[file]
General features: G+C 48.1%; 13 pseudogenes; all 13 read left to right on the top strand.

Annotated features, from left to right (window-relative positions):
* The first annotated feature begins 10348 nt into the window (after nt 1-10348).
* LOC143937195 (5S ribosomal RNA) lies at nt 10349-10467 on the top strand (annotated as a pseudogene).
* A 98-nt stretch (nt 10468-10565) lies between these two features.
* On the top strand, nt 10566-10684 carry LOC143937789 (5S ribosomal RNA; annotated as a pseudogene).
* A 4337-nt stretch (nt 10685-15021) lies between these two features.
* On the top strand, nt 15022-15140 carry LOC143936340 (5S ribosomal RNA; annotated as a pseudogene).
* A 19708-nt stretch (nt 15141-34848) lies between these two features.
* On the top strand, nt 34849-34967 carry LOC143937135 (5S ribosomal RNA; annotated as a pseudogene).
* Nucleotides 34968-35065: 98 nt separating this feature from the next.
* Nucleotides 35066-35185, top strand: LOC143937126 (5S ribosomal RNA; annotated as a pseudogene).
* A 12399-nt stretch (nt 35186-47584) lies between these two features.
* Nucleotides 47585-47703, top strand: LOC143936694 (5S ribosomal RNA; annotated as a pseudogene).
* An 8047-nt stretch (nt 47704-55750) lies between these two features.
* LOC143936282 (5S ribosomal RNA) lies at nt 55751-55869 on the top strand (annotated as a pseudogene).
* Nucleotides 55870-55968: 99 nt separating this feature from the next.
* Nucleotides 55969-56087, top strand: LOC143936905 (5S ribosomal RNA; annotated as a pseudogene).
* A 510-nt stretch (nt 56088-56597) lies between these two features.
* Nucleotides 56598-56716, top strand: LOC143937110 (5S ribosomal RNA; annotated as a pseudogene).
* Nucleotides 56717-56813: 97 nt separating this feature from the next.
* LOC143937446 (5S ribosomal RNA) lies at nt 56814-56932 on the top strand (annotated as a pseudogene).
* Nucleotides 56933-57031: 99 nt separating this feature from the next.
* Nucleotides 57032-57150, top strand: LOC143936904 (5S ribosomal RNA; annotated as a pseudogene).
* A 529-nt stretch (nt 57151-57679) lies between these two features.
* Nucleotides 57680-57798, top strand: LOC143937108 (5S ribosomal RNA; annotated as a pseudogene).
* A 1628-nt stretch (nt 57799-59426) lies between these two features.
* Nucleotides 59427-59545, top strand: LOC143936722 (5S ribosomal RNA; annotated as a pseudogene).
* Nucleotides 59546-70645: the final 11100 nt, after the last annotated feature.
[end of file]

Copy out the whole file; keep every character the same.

General features: G+C 48.1%; 13 pseudogenes; all 13 read left to right on the top strand.

Annotated features, from left to right (window-relative positions):
* The first annotated feature begins 10348 nt into the window (after nt 1-10348).
* LOC143937195 (5S ribosomal RNA) lies at nt 10349-10467 on the top strand (annotated as a pseudogene).
* A 98-nt stretch (nt 10468-10565) lies between these two features.
* On the top strand, nt 10566-10684 carry LOC143937789 (5S ribosomal RNA; annotated as a pseudogene).
* A 4337-nt stretch (nt 10685-15021) lies between these two features.
* On the top strand, nt 15022-15140 carry LOC143936340 (5S ribosomal RNA; annotated as a pseudogene).
* A 19708-nt stretch (nt 15141-34848) lies between these two features.
* On the top strand, nt 34849-34967 carry LOC143937135 (5S ribosomal RNA; annotated as a pseudogene).
* Nucleotides 34968-35065: 98 nt separating this feature from the next.
* Nucleotides 35066-35185, top strand: LOC143937126 (5S ribosomal RNA; annotated as a pseudogene).
* A 12399-nt stretch (nt 35186-47584) lies between these two features.
* Nucleotides 47585-47703, top strand: LOC143936694 (5S ribosomal RNA; annotated as a pseudogene).
* An 8047-nt stretch (nt 47704-55750) lies between these two features.
* LOC143936282 (5S ribosomal RNA) lies at nt 55751-55869 on the top strand (annotated as a pseudogene).
* Nucleotides 55870-55968: 99 nt separating this feature from the next.
* Nucleotides 55969-56087, top strand: LOC143936905 (5S ribosomal RNA; annotated as a pseudogene).
* A 510-nt stretch (nt 56088-56597) lies between these two features.
* Nucleotides 56598-56716, top strand: LOC143937110 (5S ribosomal RNA; annotated as a pseudogene).
* Nucleotides 56717-56813: 97 nt separating this feature from the next.
* LOC143937446 (5S ribosomal RNA) lies at nt 56814-56932 on the top strand (annotated as a pseudogene).
* Nucleotides 56933-57031: 99 nt separating this feature from the next.
* Nucleotides 57032-57150, top strand: LOC143936904 (5S ribosomal RNA; annotated as a pseudogene).
* A 529-nt stretch (nt 57151-57679) lies between these two features.
* Nucleotides 57680-57798, top strand: LOC143937108 (5S ribosomal RNA; annotated as a pseudogene).
* A 1628-nt stretch (nt 57799-59426) lies between these two features.
* Nucleotides 59427-59545, top strand: LOC143936722 (5S ribosomal RNA; annotated as a pseudogene).
* Nucleotides 59546-70645: the final 11100 nt, after the last annotated feature.